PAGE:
1991: My Light Shines On

(Originally posted on Kriofske Mix, 5/20/2015.)

If it seems a little conspicuous that the only album I wrote about for 1991 was a compilation, note that at times I seriously considered including the following: R.E.M.’s first number one album (which also contained their highest-charting single), Seal’s first eponymous release (believe it or not, he was actually interesting pre-Grammys/Steve Miller cover/Heidi Klum), Sam Phillips’ second secular album (I’ll write plenty about her soon), even PM Dawn’s dreamy, unclassifiable debut. In the end, none compelled me enough to want to write about them at length, but I’ve made sure to represent tracks from each here.

Historically, people love to sum up 1991 as The Year of Nirvana and Nevermind; I respected Cobain and co. but was never much of a fan. Looking over this curious selection, one might almost get an impression of ’91 as a last breath of optimism/utopianism before grunge and alt-rock’s irony/cynicism took over. Saint Etienne’s landmark early single (still easily one of the five best songs they ever did) sets the tone, and fellow Brits The Orb, The Shamen, Jesus Jones, The Farm, Primal Scream and even Seal all sustain it, although only “Right Here Right Now” really broke through over here. Kirsty MacColl’s vivacious Latin bauble carries the same spirit although musically it has precious little in common with the others.

As with 1990’s mix, this combines top 40 (Roxette, Prince) with modern rock (Billy Bragg, Electronic, Violent Femmes) and the occasional crossover from the latter to the former (Divinyls, Siouxsie and the Banshees). The mighty “Unfinished Sympathy” sounds absolutely undiminished, “Love… Thy Will Be Done” is a terrific, long forgotten top ten hit ripe for reappraisal while “Funeral” and “It Won’t Be Long” are obscurities everyone should know. Among tracks I wanted to include but are not on Spotify (just who holds the rights to Londonbeat’s immortal-but-impossible-to-find-in-its-original-version “I’ve Been Thinking About You”?), I was giddy with joy to at least locate “Justified and Ancient” on YouTube, especially since Bill Drummond and Jimmy Cauty, the evil masterminds behind The KLF have done their best to keep their band’s output out of circulation since they dissolved in, um, 1992. A techno-pop hymn about the band itself and their ice-cream van, sung by no one other than country-western legend Tammy Wynette, “Justified and Ancient” is the most bonkers hit of its time (and perhaps the entire decade).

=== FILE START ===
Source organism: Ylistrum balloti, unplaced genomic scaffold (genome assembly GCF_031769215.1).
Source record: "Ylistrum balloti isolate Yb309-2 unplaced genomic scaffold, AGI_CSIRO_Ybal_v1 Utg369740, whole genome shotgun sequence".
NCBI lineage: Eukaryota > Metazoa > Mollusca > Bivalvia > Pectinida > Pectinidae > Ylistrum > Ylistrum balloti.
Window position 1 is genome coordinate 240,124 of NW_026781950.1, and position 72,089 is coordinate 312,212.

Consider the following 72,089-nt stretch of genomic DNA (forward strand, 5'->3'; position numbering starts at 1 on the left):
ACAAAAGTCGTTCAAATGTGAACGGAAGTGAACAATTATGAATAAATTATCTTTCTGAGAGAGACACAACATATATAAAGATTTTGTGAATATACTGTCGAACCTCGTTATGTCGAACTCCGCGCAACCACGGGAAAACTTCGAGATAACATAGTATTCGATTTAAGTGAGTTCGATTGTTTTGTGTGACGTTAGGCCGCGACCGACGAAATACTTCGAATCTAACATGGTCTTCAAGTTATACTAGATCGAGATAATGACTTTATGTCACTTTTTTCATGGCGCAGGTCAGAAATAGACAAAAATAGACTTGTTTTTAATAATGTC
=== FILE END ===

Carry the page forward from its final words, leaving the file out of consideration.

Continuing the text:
Twenty-odd years on, I still can’t believe how big it was. Watch the video above and ask yourself, “Did this really happen, and can something so delightfully weird and so far out of left field ever hit again?” (This sorta came close.)

Click here to visit my favorite tracks of 1991 on Spotify:

1. Saint Etienne, “Nothing Can Stop Us”
2. PM Dawn, “Set Adrift On Memory Bliss”
3. Siouxsie and the Banshees, “Kiss Them For Me”
4. Crowded House, “Fall At Your Feet”
5. Sam Phillips, “Cruel Inventions”
6. Alison Moyet, “It Won’t Be Long”
7. Roxette, “Fading Like a Flower”
8. R.E.M., “Near Wild Heaven”
9. Divinyls, “I Touch Myself”
10. Mekons, “Funeral”
11. The Orb, “Little Fluffy Clouds”
12. The Shamen, “Move Any Mountain”
13. Massive Attack, “Unfinished Sympathy”
14. Billy Bragg, “Moving the Goalposts”
15. Seal, “Future Love Paradise”
16. Electronic, “Get the Message”
17. Prince & the New Power Generation, “Diamonds and Pearls”
18. Joni Mitchell, “Come In From the Cold”
19. Erasure, “Love To Hate You”
20. Kirsty MacColl, “My Affair”
21. Martika, “Love… Thy Will Be Done”
22. Primal Scream, “Movin’ On Up”
23. Jesus Jones, “Right Here Right Now”
24. The Farm, “Groovy Train”
25. Violent Femmes, “American Music”

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